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Revolutionary Reads This summer, the Federal Bureau of Investigation and Joint Terrorism Task Force raided a number of activist homes throughout the Pacific Northwest, looking for incriminating artifacts and, as one warrant stated, “anti-government...

Revolutionary Reads

This summer, the Federal Bureau of Investigation and Joint Terrorism Task Force raided a number of activist homes throughout the Pacific Northwest, looking for incriminating artifacts and, as one warrant stated, “anti-government and anarchist literature.” In conjunction with the raids, five activists were served with subpoenas to appear before a grand jury at the beginning of August—some of whom are now facing jail time for refusing to speak. Prosecuting people for possession of literature is counter to a few basic freedoms on which this country was founded. Everyone should be able to collect books without fear of government recrimination.

To that end, we polled a few Seattle activist organizers and booklovers—including the folks at Seattle’s Left Bank Books—and compiled a short list of recommended books for building your own anarchist library.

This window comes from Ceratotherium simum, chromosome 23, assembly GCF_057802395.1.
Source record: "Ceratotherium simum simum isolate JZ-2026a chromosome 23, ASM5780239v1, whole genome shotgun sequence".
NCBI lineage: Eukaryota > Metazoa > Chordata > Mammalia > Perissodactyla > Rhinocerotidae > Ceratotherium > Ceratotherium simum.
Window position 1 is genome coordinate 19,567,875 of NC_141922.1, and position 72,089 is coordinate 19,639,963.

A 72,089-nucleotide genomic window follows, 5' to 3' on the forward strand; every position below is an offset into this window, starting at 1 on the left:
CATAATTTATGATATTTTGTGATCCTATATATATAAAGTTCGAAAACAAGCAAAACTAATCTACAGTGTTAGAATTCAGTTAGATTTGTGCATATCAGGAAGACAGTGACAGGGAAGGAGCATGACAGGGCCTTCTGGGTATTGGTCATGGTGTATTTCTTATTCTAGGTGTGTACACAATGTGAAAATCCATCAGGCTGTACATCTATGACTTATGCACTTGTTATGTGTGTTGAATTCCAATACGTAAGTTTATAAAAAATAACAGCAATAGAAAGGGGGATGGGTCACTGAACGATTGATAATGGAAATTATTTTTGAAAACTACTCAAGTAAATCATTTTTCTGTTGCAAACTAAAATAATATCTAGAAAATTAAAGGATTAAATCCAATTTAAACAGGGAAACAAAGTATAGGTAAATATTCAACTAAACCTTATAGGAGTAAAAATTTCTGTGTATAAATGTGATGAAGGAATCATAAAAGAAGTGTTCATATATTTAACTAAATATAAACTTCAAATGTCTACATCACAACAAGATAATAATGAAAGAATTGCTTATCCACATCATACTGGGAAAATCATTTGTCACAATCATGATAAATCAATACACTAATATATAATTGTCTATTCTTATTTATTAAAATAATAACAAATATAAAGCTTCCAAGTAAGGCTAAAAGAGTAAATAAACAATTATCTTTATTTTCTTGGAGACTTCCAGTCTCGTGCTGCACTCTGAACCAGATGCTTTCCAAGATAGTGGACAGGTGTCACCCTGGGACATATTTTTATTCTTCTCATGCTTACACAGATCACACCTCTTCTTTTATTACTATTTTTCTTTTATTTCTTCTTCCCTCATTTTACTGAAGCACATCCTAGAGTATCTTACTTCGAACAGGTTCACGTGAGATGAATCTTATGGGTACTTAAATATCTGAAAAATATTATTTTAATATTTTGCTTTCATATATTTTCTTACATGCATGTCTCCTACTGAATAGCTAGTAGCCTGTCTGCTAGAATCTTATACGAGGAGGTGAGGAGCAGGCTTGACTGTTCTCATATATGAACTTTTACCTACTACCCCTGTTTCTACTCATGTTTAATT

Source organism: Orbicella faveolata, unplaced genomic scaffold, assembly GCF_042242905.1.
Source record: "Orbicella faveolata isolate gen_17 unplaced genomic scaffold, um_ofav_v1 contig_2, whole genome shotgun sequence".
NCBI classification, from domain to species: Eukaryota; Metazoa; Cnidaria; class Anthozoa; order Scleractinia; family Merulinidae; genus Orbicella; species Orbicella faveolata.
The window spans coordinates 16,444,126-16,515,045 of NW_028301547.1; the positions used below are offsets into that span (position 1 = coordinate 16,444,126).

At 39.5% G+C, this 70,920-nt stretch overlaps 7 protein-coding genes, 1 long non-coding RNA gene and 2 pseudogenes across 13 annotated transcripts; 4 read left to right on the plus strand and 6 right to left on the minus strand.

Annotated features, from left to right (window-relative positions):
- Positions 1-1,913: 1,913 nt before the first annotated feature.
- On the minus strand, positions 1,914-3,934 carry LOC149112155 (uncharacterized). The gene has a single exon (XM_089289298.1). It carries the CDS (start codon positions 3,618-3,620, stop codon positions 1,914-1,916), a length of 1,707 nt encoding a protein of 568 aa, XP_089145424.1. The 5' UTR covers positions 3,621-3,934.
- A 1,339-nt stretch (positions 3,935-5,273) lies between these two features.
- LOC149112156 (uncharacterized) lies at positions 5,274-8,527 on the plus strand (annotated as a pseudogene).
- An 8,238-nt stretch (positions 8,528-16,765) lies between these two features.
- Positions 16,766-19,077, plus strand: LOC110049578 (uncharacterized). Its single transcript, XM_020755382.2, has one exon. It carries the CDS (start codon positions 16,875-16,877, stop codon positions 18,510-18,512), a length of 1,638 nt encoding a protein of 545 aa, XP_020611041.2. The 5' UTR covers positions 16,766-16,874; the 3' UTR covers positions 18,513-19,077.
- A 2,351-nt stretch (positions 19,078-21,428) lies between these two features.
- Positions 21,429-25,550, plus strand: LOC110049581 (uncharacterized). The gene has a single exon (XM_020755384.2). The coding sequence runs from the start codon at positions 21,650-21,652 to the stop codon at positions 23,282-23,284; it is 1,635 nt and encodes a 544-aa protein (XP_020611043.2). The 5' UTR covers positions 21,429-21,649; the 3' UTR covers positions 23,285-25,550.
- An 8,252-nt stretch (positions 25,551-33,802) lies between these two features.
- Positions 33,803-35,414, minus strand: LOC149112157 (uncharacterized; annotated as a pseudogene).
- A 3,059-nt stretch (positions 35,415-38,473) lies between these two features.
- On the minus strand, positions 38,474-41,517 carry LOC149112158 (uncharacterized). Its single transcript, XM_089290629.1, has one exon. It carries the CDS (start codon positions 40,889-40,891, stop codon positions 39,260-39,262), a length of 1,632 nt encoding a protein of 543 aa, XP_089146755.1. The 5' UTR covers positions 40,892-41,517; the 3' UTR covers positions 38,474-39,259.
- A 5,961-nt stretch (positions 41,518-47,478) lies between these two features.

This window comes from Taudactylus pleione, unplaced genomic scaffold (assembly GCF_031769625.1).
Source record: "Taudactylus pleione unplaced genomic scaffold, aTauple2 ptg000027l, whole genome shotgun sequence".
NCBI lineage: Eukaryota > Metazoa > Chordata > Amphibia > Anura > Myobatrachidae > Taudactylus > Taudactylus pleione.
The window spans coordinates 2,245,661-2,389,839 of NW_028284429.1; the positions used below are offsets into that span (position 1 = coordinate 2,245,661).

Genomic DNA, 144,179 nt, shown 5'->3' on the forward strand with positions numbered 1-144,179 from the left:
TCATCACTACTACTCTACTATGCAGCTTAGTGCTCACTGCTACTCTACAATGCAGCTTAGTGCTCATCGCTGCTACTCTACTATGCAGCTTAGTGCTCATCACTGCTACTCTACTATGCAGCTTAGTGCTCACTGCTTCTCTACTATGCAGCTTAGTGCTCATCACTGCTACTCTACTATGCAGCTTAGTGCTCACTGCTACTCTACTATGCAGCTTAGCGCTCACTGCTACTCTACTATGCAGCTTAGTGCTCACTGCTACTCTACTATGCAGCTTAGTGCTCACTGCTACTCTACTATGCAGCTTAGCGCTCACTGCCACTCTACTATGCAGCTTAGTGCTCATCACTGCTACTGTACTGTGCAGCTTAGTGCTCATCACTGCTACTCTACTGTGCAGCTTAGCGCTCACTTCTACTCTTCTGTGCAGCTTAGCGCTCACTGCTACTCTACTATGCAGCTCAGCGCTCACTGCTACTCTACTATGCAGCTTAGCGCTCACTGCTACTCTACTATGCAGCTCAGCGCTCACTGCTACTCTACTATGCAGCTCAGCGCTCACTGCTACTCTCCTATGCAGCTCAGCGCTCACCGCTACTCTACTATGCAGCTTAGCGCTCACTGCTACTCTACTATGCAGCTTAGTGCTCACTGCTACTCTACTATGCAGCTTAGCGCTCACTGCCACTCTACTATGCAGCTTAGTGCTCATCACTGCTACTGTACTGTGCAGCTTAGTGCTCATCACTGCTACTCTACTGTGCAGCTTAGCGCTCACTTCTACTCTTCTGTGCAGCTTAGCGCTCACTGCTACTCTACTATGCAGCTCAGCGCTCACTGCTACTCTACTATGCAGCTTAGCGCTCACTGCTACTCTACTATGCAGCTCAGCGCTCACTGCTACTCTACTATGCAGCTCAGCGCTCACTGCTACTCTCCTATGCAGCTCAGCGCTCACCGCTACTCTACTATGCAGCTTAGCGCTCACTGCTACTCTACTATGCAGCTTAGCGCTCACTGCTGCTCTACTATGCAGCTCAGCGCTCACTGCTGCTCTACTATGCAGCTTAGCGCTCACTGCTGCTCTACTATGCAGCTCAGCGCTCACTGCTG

The ABC of Anarchism by Alexander Berkman
This accessible introduction to anarchism has been a bestselling text since it was first published in the late 1920s. Unlike some of the more theoretical books on our list, The ABC of Anarchism requires no prior knowledge on the subject, while whetting the reader’s appetite to know more.

The Conquest of Bread by Peter Kropotkin
First published in Paris as part of the anarchist journals Le Révolté and La Révolte, then serialized in 1892 in the London journal Freedom, La Conquête du Pain (as it was originally named) is considered an essential part of the anarchist canon. It delves into a serious critique of capitalism, injustice and poverty while also proposing in-depth alternative societal models to the status quo.

Black Flame: The Revolutionary Class Politics of Anarchism and Syndicalism by Michael Schmidt and Lucien van der Walt
According to one of our sources, this is “by far, one of the best introductions to anarchism you’ll ever read.” Written in 2009 in South Africa, this book highlights revolutionary anarchism as “the only anarchism,” focusing on the importance of mass movements to create revolution in response to struggle.

Honorable Mentions The CNT in the Spanish Revolution by José Peirats, From Bakunin to Lacan by Saul Newman, Anarchism by Sean Sheehan and Anarchy by Errico Malatesta 

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